Book Preview: Rosalind Picard – Thinking technology, Thinking Faith

anatomy-1751201_640 Pixabay Gordon Johnson
Gordon Johnson, Pixabay

One place where my faith has helped me with my science is that it has made me fearless. I take it literally when the Bible says ‘Fear only God.’ I’m not going to fear what all my colleagues are going to think of me. Before God all of the most intimidating professors really aren’t intimidating at all. With this perspective all fear of people vanishes. As a child I was quite nervous in front of people, detested public speaking and would weasel out of any public appearance, especially the weekly show-and-tell time at school. I would hide the object my Mom made me bring so I wouldn’t have to stand up in front of class and talk. I would have cowered in the presence of the Nobel prize-winners, CEOs, rock stars, You Tube luminaries, heads of state and other people that I have the pleasure to meet regularly these days. What brought about this change in me? I came to know that when we stand before the greatness of God we are all the same size. This is true whether or not a person believes in God. With this understanding I am completely free to research whatever seems to be important, even completely new topics that involve emotion like ‘affective computing’, that would be quite unpopular with others. People did snigger behind my back and say, ‘Can you believe what she’s working on?’ But the Media Lab embraces crazy new ideas and, while some people shook their heads, I began to pursue work in what was to become a new field.

The field of affective computing includes the development of technology to detect and respond respectfully to human emotions, and to help people to better communicate, understand and self-regulate emotions. Within these goals there are abundant opportunities to build technology that helps people. One of the things that attracted me to work in this area is that there were several problems that we had been trying to address with technology, where our solutions looked as if they could be immediately helpful to people on the autism spectrum. For example, many people have difficulty reading and responding to social emotional signals in real life. We build techniques to code and decode emotional information using computers. People can use that technology to help them learn and improve their skills…

I’ve had a huge range of responses to my openness about my faith. Some people are really happy to see when a scientist admits their Christian faith publicly, as maybe it will inspire more to open up. I’ve also walked in on a group discussing with incredulity that the visiting colloquium speaker (me) could possibly believe in that stuff on her web page. I smiled because I used to be right where they were – thinking people of faith had to be idiots. Now that I am a Christian I know some people will assume I have lost my marbles or maybe that I believe something just because I was raised to believe it (I wasn’t). But I also know that if they move beyond such superficial characterisations and ask hard questions, the ones about real meaning and purpose, that they will see more of what I see…

As I’ve learned more, my scientific method has informed my faith because I’m very analytical, and I question things constantly. You have to be careful as a scientist, however, that you don’t fall into the trap that a lot of atheists fall into. They just assume that God must be provable or disprovable by science. In fact some of them assume that the only things that are true are things science shows. Ironically what they are doing is claiming (dogmatically) that they have the only way to truth: science. But science, within itself, cannot prove the correctness of its own methods. It cannot prove its claim to be the only way to know truth. Science cannot prove most events of history but does that mean they did not happen? To believe that God is explainable by science is to completely mischaracterise God…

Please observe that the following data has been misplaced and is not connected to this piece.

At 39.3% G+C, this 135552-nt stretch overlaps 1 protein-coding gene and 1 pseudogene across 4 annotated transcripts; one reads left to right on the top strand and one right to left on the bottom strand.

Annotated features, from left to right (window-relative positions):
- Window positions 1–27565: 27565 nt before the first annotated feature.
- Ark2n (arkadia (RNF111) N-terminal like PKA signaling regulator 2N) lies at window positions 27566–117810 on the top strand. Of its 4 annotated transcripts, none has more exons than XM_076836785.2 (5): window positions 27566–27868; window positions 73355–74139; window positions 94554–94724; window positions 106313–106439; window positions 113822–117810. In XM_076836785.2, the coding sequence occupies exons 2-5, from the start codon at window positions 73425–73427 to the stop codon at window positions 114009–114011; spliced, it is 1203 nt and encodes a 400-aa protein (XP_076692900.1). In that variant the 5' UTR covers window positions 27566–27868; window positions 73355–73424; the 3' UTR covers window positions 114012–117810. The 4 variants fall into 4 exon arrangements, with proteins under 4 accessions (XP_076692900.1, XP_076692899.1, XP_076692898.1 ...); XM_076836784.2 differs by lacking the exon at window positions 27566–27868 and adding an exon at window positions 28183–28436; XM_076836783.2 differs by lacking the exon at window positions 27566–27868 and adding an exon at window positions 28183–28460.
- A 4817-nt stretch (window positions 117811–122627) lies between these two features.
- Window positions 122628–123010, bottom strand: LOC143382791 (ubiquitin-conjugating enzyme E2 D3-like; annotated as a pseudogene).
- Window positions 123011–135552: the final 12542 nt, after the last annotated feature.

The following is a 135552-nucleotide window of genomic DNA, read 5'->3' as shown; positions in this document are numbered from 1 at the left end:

The God of the Bible, however, is the Author of all we can know, including space and time, and the entire universe in which we exist and make science. Science is no excuse to reject faith in this God. If anything, the wonderful order, organisation and ‘knowability’ of the world, illuminated constantly by new scientific discoveries, points all the more to something so much greater than science. Opening one’s mind to possibilities that science cannot yet explain is also good scientific practice. The best of truth-seekers are always willing to revise what they have believed when given new kinds of data that speak of something more accurate and closer to truth. How might a Being that brought our universe into existence seek to be revealed to us? I think the answer can be found under the microscope and in the telescope and with the tools of science, but only in part. The sacrifice and example of Jesus and the message given to everyone in the Scriptures are also revelation: given not just to scientists but to all people, of all ages and levels of understanding and ability, for all cultures, for all times. God’s revelation is free and not forced upon any of us. It is given for you, as long as your mind is not too narrow to let it in.

This post is a series of extracts from Test of FAITH: Spiritual journeys with Scientists (Paternoster,2009, £8; Wipf & Stock, 2010, $16), reproduced here by permission of the publishers.

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